This 100 percent plant-derived concentrate is formulated with antioxidant açaí and cocoa, nutrition-rich rosehip oil and revitalizing Amazonian botanicals. It protects against the negative effects of aging and the environment while at the same time deeply nourishing and moisturizing your skin. Directions: Apply to the face and neck areas that require special attention.98% certified organic 100% natural 100% vegan

Just for once, I won't do my usual tirade about anti-oxidants NOT WORKING because there is, in my eyes, a far greater sin here. The ingredients are:

Ingredients:•bertholletia excelsea (brazil nut) seed oil, •rosa aff. rubiginosa (rosehip) oil, •orbignya oleifera (babaçu) seed oil, •euterpa oleracea (açaí) fruit extract, •chamolilla recutita extract, •equisetum arvense (horsetail) extract, •calendula officinalis extract, •lavandula officinalis (lavender) extract, vegetable glycerin, bisobolol oil, •citrus reticulata (manderin) oil, •citrus aurantium dulcis (sweet orange) oil, lavandula officinalis (lavender) oil.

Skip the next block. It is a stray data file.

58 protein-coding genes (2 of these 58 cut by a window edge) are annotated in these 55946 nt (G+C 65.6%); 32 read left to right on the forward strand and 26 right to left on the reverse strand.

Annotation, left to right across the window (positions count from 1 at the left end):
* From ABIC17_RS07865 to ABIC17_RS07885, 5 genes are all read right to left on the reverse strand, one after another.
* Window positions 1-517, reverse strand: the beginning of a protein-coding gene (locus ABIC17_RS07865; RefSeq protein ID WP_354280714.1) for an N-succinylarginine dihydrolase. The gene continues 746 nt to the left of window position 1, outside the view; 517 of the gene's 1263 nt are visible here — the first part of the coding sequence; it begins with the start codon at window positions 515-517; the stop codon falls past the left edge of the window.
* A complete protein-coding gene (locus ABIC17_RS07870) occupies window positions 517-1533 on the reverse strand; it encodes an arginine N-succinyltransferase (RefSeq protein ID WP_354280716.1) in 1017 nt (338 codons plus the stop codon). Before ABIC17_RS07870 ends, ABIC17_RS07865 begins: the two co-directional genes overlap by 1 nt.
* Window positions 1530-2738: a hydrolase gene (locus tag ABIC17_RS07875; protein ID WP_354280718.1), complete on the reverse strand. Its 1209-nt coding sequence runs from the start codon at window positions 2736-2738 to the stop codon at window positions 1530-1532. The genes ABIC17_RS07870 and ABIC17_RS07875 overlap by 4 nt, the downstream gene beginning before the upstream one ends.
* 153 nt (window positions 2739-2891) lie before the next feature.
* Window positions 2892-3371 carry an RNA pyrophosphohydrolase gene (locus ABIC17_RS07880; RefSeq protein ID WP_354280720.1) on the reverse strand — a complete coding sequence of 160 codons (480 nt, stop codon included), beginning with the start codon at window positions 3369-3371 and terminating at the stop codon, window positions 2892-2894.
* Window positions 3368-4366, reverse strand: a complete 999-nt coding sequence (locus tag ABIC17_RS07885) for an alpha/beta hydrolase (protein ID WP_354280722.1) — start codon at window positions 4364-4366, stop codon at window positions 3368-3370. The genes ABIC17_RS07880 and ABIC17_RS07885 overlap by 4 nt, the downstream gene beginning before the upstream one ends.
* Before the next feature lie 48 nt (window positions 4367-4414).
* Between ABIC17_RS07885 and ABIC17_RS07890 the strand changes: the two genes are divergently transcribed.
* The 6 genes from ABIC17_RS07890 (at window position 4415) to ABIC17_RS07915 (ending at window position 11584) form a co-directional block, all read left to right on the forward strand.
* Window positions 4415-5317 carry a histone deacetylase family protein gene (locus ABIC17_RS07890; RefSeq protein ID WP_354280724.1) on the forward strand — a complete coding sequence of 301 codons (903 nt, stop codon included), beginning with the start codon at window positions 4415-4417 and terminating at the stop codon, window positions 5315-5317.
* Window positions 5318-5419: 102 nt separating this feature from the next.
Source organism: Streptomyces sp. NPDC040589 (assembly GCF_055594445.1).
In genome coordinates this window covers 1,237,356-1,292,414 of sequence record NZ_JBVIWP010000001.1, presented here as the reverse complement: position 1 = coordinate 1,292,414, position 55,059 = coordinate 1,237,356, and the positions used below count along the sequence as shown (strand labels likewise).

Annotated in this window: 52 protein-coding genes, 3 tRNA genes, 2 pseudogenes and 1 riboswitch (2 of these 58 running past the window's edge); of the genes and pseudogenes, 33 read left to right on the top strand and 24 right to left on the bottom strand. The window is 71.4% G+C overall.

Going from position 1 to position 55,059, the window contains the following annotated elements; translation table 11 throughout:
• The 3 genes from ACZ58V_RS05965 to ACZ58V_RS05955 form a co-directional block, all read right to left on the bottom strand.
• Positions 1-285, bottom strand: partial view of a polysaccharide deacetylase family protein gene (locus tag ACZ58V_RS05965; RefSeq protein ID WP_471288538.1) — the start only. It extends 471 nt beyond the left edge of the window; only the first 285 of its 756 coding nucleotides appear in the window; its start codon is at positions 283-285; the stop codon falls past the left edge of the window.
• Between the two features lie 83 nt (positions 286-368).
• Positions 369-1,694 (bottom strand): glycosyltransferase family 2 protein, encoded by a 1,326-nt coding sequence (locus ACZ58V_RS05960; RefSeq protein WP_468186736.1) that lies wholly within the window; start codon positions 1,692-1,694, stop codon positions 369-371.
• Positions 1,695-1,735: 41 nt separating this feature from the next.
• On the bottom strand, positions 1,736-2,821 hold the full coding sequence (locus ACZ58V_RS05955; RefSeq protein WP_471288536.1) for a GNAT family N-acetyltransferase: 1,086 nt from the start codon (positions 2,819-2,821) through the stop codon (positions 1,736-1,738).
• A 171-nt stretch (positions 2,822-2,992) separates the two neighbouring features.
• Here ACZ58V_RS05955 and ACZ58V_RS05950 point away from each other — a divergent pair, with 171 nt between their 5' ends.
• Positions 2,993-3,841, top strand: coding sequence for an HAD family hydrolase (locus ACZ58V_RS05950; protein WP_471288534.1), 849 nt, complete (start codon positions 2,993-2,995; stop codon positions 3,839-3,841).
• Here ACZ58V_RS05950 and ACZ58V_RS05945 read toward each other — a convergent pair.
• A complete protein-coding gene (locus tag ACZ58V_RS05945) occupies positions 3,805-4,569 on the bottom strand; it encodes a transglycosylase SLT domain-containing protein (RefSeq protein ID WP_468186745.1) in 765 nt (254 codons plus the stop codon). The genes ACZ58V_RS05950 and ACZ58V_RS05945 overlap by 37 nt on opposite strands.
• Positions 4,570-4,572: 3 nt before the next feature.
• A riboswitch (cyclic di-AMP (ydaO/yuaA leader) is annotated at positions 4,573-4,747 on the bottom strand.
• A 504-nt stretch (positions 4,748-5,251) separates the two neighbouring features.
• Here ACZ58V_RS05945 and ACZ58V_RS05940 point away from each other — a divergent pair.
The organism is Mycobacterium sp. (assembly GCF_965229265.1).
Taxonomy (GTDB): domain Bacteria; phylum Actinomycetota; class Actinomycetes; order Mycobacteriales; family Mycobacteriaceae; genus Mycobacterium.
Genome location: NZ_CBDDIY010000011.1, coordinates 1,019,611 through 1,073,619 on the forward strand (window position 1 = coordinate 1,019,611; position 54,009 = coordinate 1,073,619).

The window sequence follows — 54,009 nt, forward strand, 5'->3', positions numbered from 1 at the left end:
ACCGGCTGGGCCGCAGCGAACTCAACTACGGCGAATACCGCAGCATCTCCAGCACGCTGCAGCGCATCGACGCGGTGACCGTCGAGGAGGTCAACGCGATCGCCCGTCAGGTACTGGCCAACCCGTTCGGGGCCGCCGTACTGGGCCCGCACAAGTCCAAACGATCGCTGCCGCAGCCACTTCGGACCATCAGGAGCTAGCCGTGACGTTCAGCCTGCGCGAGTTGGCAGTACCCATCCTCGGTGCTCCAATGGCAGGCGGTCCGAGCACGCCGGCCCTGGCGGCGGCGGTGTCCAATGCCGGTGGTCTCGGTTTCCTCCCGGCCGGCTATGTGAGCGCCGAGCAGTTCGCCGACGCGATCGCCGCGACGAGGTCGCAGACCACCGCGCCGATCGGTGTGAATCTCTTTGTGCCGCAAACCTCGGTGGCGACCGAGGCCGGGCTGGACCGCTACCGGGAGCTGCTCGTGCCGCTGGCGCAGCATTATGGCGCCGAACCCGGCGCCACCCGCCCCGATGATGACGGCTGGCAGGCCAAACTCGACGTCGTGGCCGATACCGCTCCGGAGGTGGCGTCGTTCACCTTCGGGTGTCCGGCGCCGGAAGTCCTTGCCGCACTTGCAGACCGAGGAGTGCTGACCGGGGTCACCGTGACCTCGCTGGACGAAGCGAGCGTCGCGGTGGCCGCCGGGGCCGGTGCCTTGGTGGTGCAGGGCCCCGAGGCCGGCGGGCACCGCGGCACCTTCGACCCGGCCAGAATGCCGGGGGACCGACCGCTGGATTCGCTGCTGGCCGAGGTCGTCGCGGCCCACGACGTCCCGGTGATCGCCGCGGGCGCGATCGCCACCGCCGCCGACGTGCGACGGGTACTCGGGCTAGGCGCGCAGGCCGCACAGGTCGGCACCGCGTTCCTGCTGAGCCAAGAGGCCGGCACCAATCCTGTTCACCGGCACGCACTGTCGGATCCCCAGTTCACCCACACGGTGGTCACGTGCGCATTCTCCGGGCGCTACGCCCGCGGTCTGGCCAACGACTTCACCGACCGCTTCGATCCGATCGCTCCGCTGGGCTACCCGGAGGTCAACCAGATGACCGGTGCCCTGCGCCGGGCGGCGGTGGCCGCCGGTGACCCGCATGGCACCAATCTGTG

Have you spotted yet what's missing?

Their other choco-products - moisturizer, shampoo, conditioner, exfoliant and cleanser - include theobroma cacao L (cocoa) liquor or cocoa butter. But not this one.
There is no chocolate in the Acai Chocolate Age-Resisting Serum.

I rang the head office, which is a company called PhytoScience, and asked if there was any chocolate in it. A nice man called Chris told me that 'If there's no chocolate on the list of ingredients, there's no chocolate in it. Sorry to disappoint you'. He was very keen to tell me about acai, which was actually quite interesting. But not interesting enough to make me forget that there is no chocolate in it.

Did they just forget to mention it? Was the person writing up the ingredients list distracted by something shiny? Is it 'chocolate' in some sense that is unknown to me? Does the word 'chocolate' mean something else in Tupi-Guarani?